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Yes. Henri, to your second question about IMO 2020 Upstream impact, in principle, it is absolutely true. The market for sweet crude will get tighter, which will also make the product more valuable, which means that specifically in the regions in Romania and the east, the discount to Brent will decrease. We have even seen adverse developments in -- for a certain period of time.

However, please take into account that we are -- have a fully integrated operation in Romania, which means even if on the Upstream side there is this positive effect to deliver more or less all of our crude into our Downstream operations there, so part of that also will be a wash. But in principle, of course, on the Upstream side, a positive development.

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Florian Greger, OMV Aktiengesellschaft - VP & Head of IR [11]

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The next question is from Sasikanth Chilukuru, Morgan Stanley.

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Sasikanth Chilukuru, Morgan Stanley, Research Division - Research Associate [12]

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I had 2 questions, please. The first one regarding 4Q cash generation. I was just wondering what the contribution -- or the dividend contribution from Borealis in 4Q was, whether you expected a reversal of the EUR 227 million working capital build in 4Q. As a consequence, where do you see the gearing levels going to by the end of this year? You had previously highlighted it will be somewhat slightly below 30% gearing level now. So if you can comment on that.

The second question, I just wanted to check what the progress was on the Achimov deal. Are you still expecting to sign the financial -- the final transaction documents by the end of this year and closing at the beginning of next year?

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Reinhard Florey, OMV Aktiengesellschaft - CFO & Member of Executive Board [13]

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So your question was what's the impact in general of 4Q on the gearing level. So of course, we do have some net working capital developments. And normally in Q4, there is an uplift of net working capital. The second effect that we also have is that in the fourth quarter, traditionally, we have somewhat higher CapEx levels. So therefore, in general, the free cash flow expectation that we have for the fourth quarter is a little bit lower. However, we see still a positive development also on the gearing level, and we will stay below the 30%.

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Rainer Seele, OMV Aktiengesellschaft - Chairman of the Executive Board, CEO & CMO [14]

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On Achimov IV/V, I reconfirm our timing that we would like to sign the final documents until year-end and that closing will be in 2020, yes, depending on the approvals by the local Russian authorities. Honestly speaking, I'm not too much in a hurry as we speak about closing the deal because the -- because the production will start up -- it will start then at the end of next year, beginning of '21, so I have all the remaining time. The value of the product will change, and we have to renegotiate if we cannot close the deal until the start of production. So therefore, make a long story short, yes, the same story as last call.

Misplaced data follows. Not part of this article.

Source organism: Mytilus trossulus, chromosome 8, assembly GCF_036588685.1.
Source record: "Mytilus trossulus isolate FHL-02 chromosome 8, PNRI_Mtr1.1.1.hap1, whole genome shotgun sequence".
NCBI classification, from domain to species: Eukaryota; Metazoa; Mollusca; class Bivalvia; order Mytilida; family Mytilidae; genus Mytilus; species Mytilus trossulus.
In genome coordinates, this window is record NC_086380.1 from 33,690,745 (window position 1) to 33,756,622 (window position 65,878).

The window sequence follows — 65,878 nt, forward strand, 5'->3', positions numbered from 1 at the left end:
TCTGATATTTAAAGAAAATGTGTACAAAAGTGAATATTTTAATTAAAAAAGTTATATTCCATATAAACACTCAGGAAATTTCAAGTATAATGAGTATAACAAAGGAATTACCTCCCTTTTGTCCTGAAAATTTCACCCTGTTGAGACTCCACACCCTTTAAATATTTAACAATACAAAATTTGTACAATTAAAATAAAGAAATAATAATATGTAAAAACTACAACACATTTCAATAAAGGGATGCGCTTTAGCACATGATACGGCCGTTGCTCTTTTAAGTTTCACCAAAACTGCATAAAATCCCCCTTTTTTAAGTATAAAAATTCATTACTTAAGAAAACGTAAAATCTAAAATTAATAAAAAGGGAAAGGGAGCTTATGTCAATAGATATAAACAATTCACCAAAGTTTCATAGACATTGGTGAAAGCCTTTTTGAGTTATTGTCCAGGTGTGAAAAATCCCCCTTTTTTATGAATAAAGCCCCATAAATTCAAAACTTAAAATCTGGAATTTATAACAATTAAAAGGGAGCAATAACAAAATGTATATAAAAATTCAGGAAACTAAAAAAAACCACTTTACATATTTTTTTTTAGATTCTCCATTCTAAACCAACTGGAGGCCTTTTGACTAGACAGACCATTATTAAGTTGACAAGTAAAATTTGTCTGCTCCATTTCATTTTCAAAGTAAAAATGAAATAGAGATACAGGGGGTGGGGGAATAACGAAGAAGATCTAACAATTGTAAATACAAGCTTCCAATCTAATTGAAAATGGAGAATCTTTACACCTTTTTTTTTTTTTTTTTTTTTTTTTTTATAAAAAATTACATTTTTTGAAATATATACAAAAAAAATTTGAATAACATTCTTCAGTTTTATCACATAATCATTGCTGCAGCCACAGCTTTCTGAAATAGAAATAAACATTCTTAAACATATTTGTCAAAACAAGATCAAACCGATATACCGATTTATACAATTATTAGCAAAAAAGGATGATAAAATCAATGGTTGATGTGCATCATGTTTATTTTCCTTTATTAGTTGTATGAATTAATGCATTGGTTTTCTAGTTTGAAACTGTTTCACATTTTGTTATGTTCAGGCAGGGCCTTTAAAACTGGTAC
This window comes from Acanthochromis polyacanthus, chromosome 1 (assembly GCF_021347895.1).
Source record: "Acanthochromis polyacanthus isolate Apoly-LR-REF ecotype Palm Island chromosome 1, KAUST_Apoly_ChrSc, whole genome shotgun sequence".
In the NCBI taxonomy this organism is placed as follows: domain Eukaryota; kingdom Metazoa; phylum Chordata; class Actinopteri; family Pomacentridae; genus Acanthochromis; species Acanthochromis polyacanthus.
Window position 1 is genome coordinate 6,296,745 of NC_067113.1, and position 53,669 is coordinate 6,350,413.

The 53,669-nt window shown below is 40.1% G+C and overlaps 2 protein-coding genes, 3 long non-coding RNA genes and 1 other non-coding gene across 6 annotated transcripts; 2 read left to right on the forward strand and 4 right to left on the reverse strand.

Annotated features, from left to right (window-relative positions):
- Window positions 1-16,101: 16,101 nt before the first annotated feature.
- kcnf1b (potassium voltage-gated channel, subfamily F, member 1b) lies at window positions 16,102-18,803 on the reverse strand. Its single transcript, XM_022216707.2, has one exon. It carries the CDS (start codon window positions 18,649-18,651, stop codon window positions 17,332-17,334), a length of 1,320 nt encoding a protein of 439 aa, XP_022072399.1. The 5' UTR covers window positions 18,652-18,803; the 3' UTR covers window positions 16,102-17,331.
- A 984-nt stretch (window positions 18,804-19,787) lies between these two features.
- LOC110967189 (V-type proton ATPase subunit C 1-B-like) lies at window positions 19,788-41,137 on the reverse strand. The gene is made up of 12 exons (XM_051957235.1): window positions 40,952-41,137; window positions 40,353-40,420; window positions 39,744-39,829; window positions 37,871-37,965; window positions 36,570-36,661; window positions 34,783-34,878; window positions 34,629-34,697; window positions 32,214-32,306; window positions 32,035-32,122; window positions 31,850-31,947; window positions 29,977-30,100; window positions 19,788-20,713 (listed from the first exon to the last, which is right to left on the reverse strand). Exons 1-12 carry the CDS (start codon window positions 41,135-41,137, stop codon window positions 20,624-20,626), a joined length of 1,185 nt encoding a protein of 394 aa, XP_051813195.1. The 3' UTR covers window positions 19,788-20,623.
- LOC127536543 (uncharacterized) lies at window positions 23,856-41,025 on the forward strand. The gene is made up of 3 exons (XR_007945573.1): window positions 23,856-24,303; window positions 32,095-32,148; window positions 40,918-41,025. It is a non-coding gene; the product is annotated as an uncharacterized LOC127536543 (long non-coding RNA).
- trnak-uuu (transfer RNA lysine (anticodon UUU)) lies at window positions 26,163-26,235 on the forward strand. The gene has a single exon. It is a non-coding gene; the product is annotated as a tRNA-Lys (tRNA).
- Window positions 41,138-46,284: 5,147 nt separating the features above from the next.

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Florian Greger, OMV Aktiengesellschaft - VP & Head of IR [15]

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And we now come to Irene Himona, Societe Generale.

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Irene Himona, Societe Generale Cross Asset Research - Equity Analyst [16]

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Two questions from me. Firstly, following the increase of depreciation, especially in the Upstream in the third quarter. I wonder if you can give us some guidance for group depreciation for the full year, please.

And secondly, back to IMO and the positive impact on margins. Do you have any planned maintenance in your refineries next year? Any planned shutdowns? Or are you able to fully benefit from the uptick in margins?

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Rainer Seele, OMV Aktiengesellschaft - Chairman of the Executive Board, CEO & CMO [17]

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I take your second question. No, no maintenance is planned for 2020 as well as 2021.

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Reinhard Florey, OMV Aktiengesellschaft - CFO & Member of Executive Board [18]

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And regarding depreciation, I think it's fair to guide in the same way as we did now see for the quarter 3. So year-on-year for the quarter, we have been around EUR 100 million higher in depreciation due to the acquisitions and also the investment projects that we have done. And this is fair to assume as to be continued.

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Florian Greger, OMV Aktiengesellschaft - VP & Head of IR [19]